Chimney Sweepers Act of 1788: Child Labor Law That Allowed Eight-Year-Olds To Work Legally

British History | January 5, 2021

The Chimney Sweep, 1843, by Angelo Inganni (1807-1880). Oil on canvas, 46.5x46.5 cm. (DeAgostini/Getty Images)

Mary Poppins might romanticize the role of chimney sweeping in Edwardian London, but in reality, there was nothing romantic about it. The profession employed not jaunty young men but enslaved children and forced them to work long hours in dangerous conditions. After the death of a young boy, England passed the Chimney Sweepers Act of 1788, setting the legal minimum age for chimney sweeping at a whopping eight years old, but it took much longer to enact real change.

A Job For Children

For centuries, Londoners heated their homes with coal, a notoriously dirty source of energy that leaves behind creosote build-up and turned every chimney into a potential fire hazard. After a particularly devastating chimney fire that spread out of control throughout London and destroyed more than 70,000 homes in September 1666, the city got serious about chimney regulation, requiring them to be built narrower and cleaned frequently. 

These new requirements seemed maddeningly contradictory, however: How was anyone supposed to get inside these new, narrow chimneys to clean them? Only children could fit, but this was a time when that wasn't as much of a problem as you'd hope, so master sweepers simply approached families living in poverty and offered to take a hungry mouth or two off their hands. They typically selected young boys around six years of age and gave the parents a stack of coins in exchange for the child.

(Unknown author/Wikimedia Commons)

A Deadly Job

As you can imagine, the life of a child chimney sweep was no trip to DisneylandThe master sweeper made sure the child was fed, but it was meager portions, and provided him a place to sleep, but it was typically a damp basements with nothing but sooty, carcinogenic cloth bags to use as bedding. To toughen the child's knees and elbows, as was required of a chimney sweep, the master sweeper took a stiff wire brush to their skin. In time, thick calluses formed, but in the interim, the youngster had to endure raw, open wounds and the possibility of infection. 

As uncomfortable as life was outside the chimney, life inside was downright deadly. It wasn't uncommon for a child to get stuck, after which another young boy was sent down to rescue him, often only for them both to become trapped. In the best-case scenario, walls had to be torn down to free the children. All too often, nothing was freed but corpses.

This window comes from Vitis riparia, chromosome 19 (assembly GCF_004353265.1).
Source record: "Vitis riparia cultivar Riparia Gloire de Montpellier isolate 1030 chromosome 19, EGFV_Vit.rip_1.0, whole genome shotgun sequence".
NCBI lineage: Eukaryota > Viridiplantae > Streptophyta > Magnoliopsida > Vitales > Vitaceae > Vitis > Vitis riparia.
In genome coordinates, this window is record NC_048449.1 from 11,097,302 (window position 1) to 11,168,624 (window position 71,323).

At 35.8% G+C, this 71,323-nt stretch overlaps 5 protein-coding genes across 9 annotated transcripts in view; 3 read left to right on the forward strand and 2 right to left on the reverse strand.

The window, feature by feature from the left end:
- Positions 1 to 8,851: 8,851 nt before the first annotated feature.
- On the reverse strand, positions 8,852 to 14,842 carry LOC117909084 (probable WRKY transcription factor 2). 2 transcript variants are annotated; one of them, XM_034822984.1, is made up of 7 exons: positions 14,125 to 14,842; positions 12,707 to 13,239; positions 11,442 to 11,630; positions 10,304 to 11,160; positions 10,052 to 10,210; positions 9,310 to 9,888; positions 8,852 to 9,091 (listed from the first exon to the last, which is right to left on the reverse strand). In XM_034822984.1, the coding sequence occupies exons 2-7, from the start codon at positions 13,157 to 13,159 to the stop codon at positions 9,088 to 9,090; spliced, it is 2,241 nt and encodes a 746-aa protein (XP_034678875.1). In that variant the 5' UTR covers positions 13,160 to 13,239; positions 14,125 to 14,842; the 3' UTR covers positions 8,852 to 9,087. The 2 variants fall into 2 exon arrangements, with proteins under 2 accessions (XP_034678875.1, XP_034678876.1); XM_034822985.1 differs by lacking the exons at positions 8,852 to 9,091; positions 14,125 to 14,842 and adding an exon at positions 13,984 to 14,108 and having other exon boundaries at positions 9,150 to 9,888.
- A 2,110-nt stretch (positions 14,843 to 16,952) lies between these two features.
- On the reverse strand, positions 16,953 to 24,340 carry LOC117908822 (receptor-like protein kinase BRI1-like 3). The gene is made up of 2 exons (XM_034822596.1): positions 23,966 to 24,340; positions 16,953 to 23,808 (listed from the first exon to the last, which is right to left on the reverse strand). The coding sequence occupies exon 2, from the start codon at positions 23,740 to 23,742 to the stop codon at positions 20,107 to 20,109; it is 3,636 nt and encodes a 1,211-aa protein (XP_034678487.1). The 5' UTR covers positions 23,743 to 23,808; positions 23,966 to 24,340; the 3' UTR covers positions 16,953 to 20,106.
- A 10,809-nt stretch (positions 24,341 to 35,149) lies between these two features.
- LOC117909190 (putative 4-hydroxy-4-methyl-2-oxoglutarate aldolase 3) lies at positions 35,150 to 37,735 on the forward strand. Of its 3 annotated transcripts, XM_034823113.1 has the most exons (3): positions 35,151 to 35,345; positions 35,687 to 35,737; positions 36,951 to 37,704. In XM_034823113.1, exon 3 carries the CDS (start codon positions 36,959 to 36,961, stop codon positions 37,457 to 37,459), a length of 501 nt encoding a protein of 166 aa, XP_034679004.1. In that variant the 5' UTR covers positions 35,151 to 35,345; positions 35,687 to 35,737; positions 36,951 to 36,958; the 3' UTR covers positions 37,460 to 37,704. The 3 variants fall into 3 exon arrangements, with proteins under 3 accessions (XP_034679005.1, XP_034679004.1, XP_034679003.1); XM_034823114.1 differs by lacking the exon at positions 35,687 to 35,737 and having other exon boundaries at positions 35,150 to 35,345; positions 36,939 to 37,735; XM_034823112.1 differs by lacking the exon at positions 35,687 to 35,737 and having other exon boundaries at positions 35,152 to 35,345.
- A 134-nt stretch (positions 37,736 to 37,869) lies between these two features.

It wasn't until 1875, however, when 12-year-old George Brewster died in just such a manner, that the public became outraged enough to do something about it. Brewster's master, William Wyer, was found guilty of manslaughter for ordering the boy into the chimney shaft, but he wasn't doing anything master sweepers across the city weren't doing, so the public pushed further for legislation to address the issue of child chimney sweeps.

(New York Public Library/Wikimedia Commons)

The Chimney Sweepers Act Of 1788

Within a few years, British Parliament passed the Chimney Sweepers Act of 1788, which prohibited boys under the age of eight and any child who didn't have parental consent to serve as "apprentices" for master sweepers. It also regulated the conditions under which the child must work and live and, strangely, mandated his attendance at church every Sunday.

As much as young chimney sweeps probably appreciated a few more years of childhood and Sunday mornings off, they continued to endure awful health effects. Respiratory diseases and eye infections that sometimes led to blindness were common, and numerous kids were disfigured or their growth stunted from spending so much time in odd positions in the narrow chimneys before their bones were fully formed. A certain type of scrotal cancer developed in adolescence by boys who worked as chimney sweeps in childhood was so common that it was known as "chimney sweep cancer" and became the first recognized industrial cancer. Most former chimney sweeps, if they were lucky enough to reach "former" status at all, didn't reach middle age.

In the 1830s, British Parliament began to address the issue of child labor and exploitation in factories, and at some point, somebody apparently remembered that children were still being dunked in cancer tubes. The Chimney Sweep Act of 1834 raised the minimum age of chimney sweep apprentices to 10 years old but prohibited any under 14 from actually entering a chimney and was revised in 1840 to raise the age to 16, but these measures still seem woefully inadequate. Charles Kingsley thought so, too, and his 1863 novel The Water-Babies once again ruffled public feathers and forced Parliament to pass the Chimney Sweepers Regulation Act, which required all chimney sweeps to be licensed and empowered the police to fine master sweepers who used underage sweeps.

Tags: british history | children | law

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Karen Harris


Karen left the world of academic, quitting her job as a college professor to write full-time. She spends her days with her firefighter husband and four daughters on a hobby farm with an assortment of animals, including a goat named Atticus, a turkey named Gravy, and a chicken named Chickaletta.